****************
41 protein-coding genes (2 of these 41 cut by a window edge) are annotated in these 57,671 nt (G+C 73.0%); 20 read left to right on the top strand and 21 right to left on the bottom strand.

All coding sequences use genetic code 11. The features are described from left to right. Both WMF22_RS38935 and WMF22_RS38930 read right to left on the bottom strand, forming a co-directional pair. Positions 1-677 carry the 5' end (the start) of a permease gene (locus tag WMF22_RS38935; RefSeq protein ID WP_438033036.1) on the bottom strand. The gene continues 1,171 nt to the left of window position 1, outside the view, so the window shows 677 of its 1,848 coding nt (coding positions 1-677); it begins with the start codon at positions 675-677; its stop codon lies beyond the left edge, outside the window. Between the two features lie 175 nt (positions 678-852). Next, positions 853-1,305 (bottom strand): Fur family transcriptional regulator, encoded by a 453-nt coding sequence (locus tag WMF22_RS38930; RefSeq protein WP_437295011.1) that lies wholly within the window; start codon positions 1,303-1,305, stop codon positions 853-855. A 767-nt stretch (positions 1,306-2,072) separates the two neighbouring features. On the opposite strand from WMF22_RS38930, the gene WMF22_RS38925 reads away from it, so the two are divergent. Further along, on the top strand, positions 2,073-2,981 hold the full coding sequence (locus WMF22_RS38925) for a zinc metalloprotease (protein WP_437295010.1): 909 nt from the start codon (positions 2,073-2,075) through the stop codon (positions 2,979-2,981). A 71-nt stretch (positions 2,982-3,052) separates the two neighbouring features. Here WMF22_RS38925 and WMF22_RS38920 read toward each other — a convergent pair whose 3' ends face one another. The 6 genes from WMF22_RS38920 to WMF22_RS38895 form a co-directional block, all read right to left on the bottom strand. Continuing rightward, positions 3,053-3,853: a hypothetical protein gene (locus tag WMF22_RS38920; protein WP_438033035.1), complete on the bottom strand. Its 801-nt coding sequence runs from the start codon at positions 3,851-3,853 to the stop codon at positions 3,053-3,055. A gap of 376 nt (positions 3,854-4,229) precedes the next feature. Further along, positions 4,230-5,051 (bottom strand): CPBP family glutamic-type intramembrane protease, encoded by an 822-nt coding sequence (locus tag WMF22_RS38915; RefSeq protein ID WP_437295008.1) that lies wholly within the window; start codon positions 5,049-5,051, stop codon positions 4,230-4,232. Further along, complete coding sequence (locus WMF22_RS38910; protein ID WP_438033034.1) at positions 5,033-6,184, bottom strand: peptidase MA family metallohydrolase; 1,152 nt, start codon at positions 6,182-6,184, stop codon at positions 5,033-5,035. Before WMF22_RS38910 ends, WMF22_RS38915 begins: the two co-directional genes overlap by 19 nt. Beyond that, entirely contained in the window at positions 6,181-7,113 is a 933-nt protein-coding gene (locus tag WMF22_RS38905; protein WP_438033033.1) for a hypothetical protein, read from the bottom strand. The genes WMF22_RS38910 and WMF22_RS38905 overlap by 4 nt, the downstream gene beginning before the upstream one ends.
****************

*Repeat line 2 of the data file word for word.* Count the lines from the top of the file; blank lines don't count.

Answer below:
All coding sequences use genetic code 11. The features are described from left to right. Both WMF22_RS38935 and WMF22_RS38930 read right to left on the bottom strand, forming a co-directional pair. Positions 1-677 carry the 5' end (the start) of a permease gene (locus tag WMF22_RS38935; RefSeq protein ID WP_438033036.1) on the bottom strand. The gene continues 1,171 nt to the left of window position 1, outside the view, so the window shows 677 of its 1,848 coding nt (coding positions 1-677); it begins with the start codon at positions 675-677; its stop codon lies beyond the left edge, outside the window. Between the two features lie 175 nt (positions 678-852). Next, positions 853-1,305 (bottom strand): Fur family transcriptional regulator, encoded by a 453-nt coding sequence (locus tag WMF22_RS38930; RefSeq protein WP_437295011.1) that lies wholly within the window; start codon positions 1,303-1,305, stop codon positions 853-855. A 767-nt stretch (positions 1,306-2,072) separates the two neighbouring features. On the opposite strand from WMF22_RS38930, the gene WMF22_RS38925 reads away from it, so the two are divergent. Further along, on the top strand, positions 2,073-2,981 hold the full coding sequence (locus WMF22_RS38925) for a zinc metalloprotease (protein WP_437295010.1): 909 nt from the start codon (positions 2,073-2,075) through the stop codon (positions 2,979-2,981). A 71-nt stretch (positions 2,982-3,052) separates the two neighbouring features. Here WMF22_RS38925 and WMF22_RS38920 read toward each other — a convergent pair whose 3' ends face one another. The 6 genes from WMF22_RS38920 to WMF22_RS38895 form a co-directional block, all read right to left on the bottom strand. Continuing rightward, positions 3,053-3,853: a hypothetical protein gene (locus tag WMF22_RS38920; protein WP_438033035.1), complete on the bottom strand. Its 801-nt coding sequence runs from the start codon at positions 3,851-3,853 to the stop codon at positions 3,053-3,055. A gap of 376 nt (positions 3,854-4,229) precedes the next feature. Further along, positions 4,230-5,051 (bottom strand): CPBP family glutamic-type intramembrane protease, encoded by an 822-nt coding sequence (locus tag WMF22_RS38915; RefSeq protein ID WP_437295008.1) that lies wholly within the window; start codon positions 5,049-5,051, stop codon positions 4,230-4,232. Further along, complete coding sequence (locus WMF22_RS38910; protein ID WP_438033034.1) at positions 5,033-6,184, bottom strand: peptidase MA family metallohydrolase; 1,152 nt, start codon at positions 6,182-6,184, stop codon at positions 5,033-5,035. Before WMF22_RS38910 ends, WMF22_RS38915 begins: the two co-directional genes overlap by 19 nt. Beyond that, entirely contained in the window at positions 6,181-7,113 is a 933-nt protein-coding gene (locus tag WMF22_RS38905; protein WP_438033033.1) for a hypothetical protein, read from the bottom strand. The genes WMF22_RS38910 and WMF22_RS38905 overlap by 4 nt, the downstream gene beginning before the upstream one ends.